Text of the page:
• This sounds like a legal question. This counselor needs to see a lawyer and probably one that knows the laws and the regulations of the agency who licenses counselors in the state she lives in. What also concerns me is just how healthy this relationship is. The counselor may need to see another therapist to work on either confronting this spouse and getting this resolved or deciding that counseling is not for them.


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  17. I have two questions regarding this topic. The first is that, I knew someone’s daughter (14) who went to therapy and admitted to her counselor (an intern I found out at the time) that she had been abused by her older brother (18) but was no longer. Even though it was no longer happening, and the girl expressed this, the trainee reported that it had happened anyway– I’m not certain how long ago it was for the girl. I found out later the trainee also never explained reasons for breaking confidentiality to the girl prior to the session. Was that still proper even though it could have been several years ago? The second question is completely hypothetical of course, but what if a client mentions in therapy that they did a serious crime in their past like was an accessory to murder or something and this was years ago? Would the counselor still have to report this or keep it confidential? If I was a counselor I would report it but I’m curious to know your answer. I’m sure these sound silly because you’ve just answered them similarly above but I’ve been wondering about these two for a while when it comes to the profession and this topic.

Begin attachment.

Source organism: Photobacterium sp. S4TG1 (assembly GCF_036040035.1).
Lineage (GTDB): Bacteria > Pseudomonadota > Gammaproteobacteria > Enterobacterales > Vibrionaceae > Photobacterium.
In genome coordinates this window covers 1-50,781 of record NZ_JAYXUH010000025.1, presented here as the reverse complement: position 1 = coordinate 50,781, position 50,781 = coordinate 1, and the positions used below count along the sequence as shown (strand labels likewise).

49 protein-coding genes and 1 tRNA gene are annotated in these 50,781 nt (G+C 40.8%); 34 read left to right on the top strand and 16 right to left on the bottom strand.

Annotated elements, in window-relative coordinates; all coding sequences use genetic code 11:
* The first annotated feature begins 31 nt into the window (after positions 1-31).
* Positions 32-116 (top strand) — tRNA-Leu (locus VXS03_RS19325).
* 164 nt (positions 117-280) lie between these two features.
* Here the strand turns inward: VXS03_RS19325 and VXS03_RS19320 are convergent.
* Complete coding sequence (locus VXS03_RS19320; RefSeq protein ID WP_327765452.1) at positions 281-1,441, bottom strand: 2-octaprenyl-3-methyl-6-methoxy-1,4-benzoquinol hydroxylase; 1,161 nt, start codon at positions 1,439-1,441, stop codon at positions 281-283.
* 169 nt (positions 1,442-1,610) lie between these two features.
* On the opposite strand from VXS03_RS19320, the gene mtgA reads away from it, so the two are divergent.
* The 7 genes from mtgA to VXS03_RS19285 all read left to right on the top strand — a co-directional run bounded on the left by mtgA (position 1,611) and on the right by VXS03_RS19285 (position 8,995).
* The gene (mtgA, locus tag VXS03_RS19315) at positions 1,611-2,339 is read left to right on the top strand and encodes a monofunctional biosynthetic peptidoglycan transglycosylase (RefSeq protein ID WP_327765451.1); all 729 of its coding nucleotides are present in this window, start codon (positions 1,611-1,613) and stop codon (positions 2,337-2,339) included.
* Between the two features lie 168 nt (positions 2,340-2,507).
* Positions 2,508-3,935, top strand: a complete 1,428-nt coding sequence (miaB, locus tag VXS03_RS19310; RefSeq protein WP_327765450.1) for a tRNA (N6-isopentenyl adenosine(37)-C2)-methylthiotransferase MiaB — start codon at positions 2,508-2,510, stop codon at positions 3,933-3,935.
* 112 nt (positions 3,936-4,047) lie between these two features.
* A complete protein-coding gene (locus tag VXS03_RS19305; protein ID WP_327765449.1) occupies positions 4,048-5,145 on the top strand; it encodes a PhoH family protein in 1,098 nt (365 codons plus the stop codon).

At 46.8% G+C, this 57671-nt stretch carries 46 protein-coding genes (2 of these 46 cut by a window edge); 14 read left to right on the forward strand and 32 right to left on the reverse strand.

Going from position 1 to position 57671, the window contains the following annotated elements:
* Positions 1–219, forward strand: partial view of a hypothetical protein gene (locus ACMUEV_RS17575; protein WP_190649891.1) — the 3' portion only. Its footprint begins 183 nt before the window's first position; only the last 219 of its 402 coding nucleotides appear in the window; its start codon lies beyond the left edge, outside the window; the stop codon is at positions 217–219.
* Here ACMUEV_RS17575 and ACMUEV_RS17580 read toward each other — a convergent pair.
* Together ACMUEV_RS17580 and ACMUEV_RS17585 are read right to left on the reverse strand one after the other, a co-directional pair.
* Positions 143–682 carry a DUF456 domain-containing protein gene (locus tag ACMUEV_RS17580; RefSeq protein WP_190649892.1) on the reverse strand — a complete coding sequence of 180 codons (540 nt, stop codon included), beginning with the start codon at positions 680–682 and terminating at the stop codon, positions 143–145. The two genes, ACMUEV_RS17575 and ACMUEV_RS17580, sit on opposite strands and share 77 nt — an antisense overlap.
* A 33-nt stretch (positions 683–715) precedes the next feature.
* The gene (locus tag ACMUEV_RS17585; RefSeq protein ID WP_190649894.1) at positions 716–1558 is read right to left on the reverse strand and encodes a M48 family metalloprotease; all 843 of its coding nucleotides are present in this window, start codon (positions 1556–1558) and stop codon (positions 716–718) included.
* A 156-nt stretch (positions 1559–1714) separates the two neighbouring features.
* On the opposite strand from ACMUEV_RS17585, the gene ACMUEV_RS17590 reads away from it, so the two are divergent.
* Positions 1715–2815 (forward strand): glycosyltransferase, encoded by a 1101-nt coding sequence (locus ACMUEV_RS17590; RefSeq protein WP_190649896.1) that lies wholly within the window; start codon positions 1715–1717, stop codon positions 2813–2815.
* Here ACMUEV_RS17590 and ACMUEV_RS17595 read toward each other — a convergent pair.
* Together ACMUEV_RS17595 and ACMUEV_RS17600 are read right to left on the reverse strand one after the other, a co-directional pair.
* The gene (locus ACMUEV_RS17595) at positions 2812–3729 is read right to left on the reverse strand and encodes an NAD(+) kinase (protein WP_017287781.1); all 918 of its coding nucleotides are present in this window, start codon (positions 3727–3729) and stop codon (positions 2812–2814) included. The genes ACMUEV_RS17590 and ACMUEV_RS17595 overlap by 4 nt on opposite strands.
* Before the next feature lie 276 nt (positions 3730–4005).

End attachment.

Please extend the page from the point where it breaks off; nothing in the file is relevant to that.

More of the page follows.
• The intern should have covered the exceptions to confidentiality. In a large agency this may have been done by the person who did the intake before the client even saw the therapist. Most places have clients sign a “notice of privacy practices” some also have other forms for informed consent the client signs and gets copies of. It is possible the parent signed and was given copies but this was not explained to the child. I prefer to tell the child it they are old enough to understand.